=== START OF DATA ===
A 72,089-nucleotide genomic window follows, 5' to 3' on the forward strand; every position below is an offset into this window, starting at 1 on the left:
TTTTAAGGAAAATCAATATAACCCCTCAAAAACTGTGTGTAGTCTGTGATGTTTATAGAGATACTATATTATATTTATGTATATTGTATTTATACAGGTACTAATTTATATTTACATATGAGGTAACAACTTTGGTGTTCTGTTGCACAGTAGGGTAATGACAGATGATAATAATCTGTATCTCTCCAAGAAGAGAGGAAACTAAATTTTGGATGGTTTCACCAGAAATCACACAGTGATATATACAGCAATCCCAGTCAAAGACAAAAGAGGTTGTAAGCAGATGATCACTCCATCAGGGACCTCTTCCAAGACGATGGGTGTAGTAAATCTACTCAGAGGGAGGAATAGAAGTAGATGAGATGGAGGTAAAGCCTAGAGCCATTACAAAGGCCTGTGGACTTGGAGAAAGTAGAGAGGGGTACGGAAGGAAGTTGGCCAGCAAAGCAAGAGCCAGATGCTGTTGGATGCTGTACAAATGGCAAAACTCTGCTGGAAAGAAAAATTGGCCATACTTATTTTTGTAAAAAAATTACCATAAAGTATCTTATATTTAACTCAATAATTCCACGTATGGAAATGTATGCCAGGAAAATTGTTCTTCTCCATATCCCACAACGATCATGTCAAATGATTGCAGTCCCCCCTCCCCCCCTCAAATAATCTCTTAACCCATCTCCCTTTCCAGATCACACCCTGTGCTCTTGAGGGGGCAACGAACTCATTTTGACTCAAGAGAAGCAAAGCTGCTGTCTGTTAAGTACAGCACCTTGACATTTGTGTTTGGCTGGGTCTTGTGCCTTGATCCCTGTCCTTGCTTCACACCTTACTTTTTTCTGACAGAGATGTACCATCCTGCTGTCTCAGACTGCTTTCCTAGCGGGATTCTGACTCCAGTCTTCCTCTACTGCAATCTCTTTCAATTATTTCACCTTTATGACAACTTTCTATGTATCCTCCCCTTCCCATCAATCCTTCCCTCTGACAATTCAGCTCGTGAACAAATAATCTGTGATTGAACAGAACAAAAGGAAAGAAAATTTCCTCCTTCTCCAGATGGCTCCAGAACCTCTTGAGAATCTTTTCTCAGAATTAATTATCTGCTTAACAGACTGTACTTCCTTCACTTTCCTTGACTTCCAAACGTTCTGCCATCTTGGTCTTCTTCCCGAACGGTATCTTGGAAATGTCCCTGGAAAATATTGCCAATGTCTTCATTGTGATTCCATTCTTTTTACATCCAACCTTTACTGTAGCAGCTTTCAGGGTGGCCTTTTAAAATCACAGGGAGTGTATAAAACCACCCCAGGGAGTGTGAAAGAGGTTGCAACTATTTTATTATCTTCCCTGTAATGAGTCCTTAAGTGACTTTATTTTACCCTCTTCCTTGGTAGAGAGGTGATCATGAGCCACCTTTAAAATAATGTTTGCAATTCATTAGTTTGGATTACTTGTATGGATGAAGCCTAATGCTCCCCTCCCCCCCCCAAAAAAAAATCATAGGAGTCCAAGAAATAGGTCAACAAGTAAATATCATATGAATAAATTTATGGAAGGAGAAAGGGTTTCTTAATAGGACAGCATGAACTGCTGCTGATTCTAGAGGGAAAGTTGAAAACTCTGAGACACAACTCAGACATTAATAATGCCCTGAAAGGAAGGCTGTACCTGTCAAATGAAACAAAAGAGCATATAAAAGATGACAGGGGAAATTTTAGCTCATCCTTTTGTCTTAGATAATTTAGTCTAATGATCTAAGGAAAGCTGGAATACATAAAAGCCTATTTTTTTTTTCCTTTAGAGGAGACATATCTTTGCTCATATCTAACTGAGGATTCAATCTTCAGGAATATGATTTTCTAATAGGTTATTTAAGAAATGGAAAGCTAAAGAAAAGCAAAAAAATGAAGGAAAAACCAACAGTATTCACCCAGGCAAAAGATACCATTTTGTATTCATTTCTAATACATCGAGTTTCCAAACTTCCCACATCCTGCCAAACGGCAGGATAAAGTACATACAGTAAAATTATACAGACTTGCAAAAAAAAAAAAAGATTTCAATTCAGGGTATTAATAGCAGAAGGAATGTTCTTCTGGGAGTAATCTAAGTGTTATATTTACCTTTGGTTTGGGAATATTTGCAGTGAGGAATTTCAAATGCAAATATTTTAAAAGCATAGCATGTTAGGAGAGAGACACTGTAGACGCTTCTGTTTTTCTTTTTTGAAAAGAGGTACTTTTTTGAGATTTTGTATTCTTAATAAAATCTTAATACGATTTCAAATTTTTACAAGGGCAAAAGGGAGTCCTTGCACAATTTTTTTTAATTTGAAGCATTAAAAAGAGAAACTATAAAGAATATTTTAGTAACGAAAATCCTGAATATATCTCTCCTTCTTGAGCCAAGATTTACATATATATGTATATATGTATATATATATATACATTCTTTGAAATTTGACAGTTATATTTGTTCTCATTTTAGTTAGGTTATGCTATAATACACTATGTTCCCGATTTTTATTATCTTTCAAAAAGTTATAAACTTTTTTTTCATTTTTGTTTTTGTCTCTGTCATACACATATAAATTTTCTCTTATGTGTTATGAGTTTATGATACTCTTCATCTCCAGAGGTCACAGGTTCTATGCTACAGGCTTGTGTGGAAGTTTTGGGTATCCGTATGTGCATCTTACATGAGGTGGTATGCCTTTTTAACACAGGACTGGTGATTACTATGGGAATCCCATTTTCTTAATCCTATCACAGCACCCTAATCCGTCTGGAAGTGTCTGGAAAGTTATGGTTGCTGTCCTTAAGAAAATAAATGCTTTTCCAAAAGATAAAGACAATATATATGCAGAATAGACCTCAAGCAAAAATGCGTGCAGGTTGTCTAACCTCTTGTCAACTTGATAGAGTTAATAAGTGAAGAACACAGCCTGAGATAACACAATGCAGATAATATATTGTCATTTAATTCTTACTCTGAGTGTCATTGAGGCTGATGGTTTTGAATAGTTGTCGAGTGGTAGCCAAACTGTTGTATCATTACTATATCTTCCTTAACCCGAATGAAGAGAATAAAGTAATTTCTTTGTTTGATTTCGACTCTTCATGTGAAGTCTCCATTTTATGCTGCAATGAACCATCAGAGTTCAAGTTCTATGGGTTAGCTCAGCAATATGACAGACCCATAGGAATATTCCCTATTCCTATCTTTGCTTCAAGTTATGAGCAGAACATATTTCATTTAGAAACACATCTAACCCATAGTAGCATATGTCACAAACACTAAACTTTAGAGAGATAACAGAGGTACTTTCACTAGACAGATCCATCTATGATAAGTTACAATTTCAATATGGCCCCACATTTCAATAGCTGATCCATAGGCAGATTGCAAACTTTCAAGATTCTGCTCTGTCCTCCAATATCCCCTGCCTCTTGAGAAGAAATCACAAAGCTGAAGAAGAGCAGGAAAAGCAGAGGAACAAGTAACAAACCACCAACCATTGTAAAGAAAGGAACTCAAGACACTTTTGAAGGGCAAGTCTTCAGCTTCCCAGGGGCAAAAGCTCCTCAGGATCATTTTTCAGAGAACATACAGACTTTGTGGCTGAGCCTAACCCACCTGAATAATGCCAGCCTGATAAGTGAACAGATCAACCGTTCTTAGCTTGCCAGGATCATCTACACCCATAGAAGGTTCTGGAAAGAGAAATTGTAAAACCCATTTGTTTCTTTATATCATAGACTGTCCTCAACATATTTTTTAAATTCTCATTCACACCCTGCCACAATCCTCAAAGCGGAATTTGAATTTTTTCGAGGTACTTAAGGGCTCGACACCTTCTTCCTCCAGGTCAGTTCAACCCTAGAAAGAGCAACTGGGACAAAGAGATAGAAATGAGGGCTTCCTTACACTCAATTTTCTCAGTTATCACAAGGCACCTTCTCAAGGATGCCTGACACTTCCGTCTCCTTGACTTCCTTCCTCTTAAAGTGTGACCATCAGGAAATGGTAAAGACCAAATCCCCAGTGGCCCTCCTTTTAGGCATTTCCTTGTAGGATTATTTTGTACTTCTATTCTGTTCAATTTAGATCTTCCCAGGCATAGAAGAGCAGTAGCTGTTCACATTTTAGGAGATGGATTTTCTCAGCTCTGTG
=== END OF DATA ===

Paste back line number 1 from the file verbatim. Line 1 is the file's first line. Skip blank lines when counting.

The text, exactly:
A 72,089-nucleotide genomic window follows, 5' to 3' on the forward strand; every position below is an offset into this window, starting at 1 on the left: